The language of the auctions was a kind of intellectual camouflage. If you didn't listen closely, you'd have thought the two Goldbergs were a couple of airmen exchanging weather balloon data, rather than two Wall Street executives plotting a crime to rip off the good citizens of Allegheny County. In that deal, Steve Goldberg of GE originally bid "503, 4" on the $219 mil­lion bond, only to be guided downward by Doug Goldberg of CDR. The broker explained in court:


Q:
Can you explain what you understood Mr. Goldberg to say when he was saying 503, 4? What was he bidding?
A:
That was the rate he was willing to bid on this investment agreement.
Q: How much was it?
A:
5.04 percent.
Q:
What did you do as a response to his bid of 5.04 percent?
A:
I brought his bid down to 5.00 percent.

In other words, even though GE was willing to pay an interest rate of 5.04 percent, Allegheny County ended up earning just 5.00 percent on its $219 million bond. How much money that amounted to is difficult to calculate, given the way the bond account diminished each year as the county used it to pay contractors; even Doug Goldberg couldn't put a number on the scam. But if the account was full at the start of the deal, GE may have cheated the county out of as much as $87,600 a year to start.

In any case, GE certainly chiseled the Pennsylvanians out of a sizable sum, because soon after, the company paid CDR a kickback of $57,400 in the form of "fees" on a swap deal. The whole deal pleased CDR's higher-ups. "I went to Stewart Wolmark and told him that not only did Steve Goldberg win but that I was able to reduce his rate down four basis points," said Doug Goldberg. "Stewart was very happy and excited."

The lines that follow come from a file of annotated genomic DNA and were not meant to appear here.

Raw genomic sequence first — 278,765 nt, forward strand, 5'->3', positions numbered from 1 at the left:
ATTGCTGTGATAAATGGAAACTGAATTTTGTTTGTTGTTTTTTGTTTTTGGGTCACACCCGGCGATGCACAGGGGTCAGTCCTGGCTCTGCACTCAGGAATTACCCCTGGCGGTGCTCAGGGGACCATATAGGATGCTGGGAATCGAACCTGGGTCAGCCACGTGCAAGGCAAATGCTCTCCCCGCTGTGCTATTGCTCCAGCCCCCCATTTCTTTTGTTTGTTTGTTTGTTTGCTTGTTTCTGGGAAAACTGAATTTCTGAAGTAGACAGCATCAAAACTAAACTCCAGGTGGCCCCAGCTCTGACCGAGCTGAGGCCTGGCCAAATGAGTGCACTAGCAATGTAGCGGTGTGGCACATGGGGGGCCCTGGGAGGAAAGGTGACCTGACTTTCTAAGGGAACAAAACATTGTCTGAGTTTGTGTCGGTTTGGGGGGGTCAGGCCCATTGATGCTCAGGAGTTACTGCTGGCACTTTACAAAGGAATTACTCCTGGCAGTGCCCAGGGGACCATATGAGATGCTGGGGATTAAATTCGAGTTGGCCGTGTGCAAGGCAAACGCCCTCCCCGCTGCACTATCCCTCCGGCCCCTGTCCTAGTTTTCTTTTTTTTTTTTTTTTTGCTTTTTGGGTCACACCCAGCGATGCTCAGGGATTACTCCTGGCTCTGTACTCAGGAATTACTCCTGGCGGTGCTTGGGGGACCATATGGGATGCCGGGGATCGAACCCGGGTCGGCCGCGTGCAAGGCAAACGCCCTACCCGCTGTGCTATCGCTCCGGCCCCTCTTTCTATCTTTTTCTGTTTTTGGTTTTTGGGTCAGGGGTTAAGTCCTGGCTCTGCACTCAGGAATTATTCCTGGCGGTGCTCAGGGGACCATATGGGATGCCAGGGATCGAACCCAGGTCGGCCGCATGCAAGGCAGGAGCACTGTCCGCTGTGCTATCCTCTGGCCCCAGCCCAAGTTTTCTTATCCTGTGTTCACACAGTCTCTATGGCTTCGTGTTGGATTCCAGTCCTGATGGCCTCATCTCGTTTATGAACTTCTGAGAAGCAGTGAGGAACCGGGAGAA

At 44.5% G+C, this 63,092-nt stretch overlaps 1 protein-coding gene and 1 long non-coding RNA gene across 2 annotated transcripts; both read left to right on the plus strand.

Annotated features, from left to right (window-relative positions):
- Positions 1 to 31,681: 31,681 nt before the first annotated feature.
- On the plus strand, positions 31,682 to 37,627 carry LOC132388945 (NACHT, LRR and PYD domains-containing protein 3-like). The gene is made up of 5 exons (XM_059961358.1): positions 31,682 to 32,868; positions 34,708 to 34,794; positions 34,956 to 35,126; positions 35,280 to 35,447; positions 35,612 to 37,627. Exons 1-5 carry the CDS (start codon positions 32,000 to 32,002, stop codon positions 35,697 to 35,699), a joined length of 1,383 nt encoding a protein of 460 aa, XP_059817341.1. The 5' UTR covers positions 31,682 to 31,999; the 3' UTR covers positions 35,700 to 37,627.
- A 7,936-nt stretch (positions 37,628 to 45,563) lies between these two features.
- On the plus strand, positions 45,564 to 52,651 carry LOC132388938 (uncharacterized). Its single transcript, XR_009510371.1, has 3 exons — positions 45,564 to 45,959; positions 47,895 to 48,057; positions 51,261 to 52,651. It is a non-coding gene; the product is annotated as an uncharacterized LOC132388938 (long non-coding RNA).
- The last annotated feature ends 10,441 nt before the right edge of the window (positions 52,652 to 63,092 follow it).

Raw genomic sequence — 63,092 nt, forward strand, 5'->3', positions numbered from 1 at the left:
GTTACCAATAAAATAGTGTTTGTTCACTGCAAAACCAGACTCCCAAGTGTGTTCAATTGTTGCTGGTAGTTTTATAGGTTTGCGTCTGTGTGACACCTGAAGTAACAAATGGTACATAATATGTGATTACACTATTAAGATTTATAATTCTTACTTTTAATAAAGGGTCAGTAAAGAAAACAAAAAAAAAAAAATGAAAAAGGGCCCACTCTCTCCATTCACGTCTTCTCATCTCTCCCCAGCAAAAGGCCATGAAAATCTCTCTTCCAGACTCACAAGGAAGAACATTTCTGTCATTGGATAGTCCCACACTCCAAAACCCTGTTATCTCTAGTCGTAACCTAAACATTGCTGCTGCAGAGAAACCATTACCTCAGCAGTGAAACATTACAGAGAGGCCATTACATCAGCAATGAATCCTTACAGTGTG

Over and over again, jurors heard cooperating witnesses translate the damning audiotapes. In one lurid sequence, the bat-eared, bespectacled CDR broker Evan Zarefsky explained how he helped the GE defendant Peter Grimm win a bid for a bond put out by the Utah Housing Authority. The pair had apparently reamed Utah so many times that it had become a sort of inside joke between the two of them. From a call in August 2001:

GRIMM: Utah, let's see, how we look on that?
ZAREFSKY: Good old Utah!

Grimm complains about how much he'll have to pay to win the deal. "These levels are really shitty," he says.

Zarefsky comforts him. "Well, I can probably save you a couple of bucks here," he says.

From there, Grimm rattles off numbers, ultimately settling on a bid of 351 - 3.51 percent. Zarefsky, in almost motherly fashion, guides the manic Grimm downward, telling him, in code, that his bid is 10 basis points too high. "You actually got like a dime in there," Zarefsky says. "You want to come down a dime?"

So Grimm comes back with a bid of 3.41 percent, which turned out to be the winning bid. Utah lost out on 10 basis points, GE bilked the state out of untold sums, and CDR got another nice kickback.

This, basically, is how a lot of the calls went. The provider would tentatively offer a number, and the broker would guide him to a new bid. "You have a little bit of room there," he might say, or "That's gonna put you about a nickel short." Guiding the bidders to the lowest possible bid was called "figuring out the level" or being "in the market"; obtaining information about other bids was called "giving an indicative" or "seeing the market."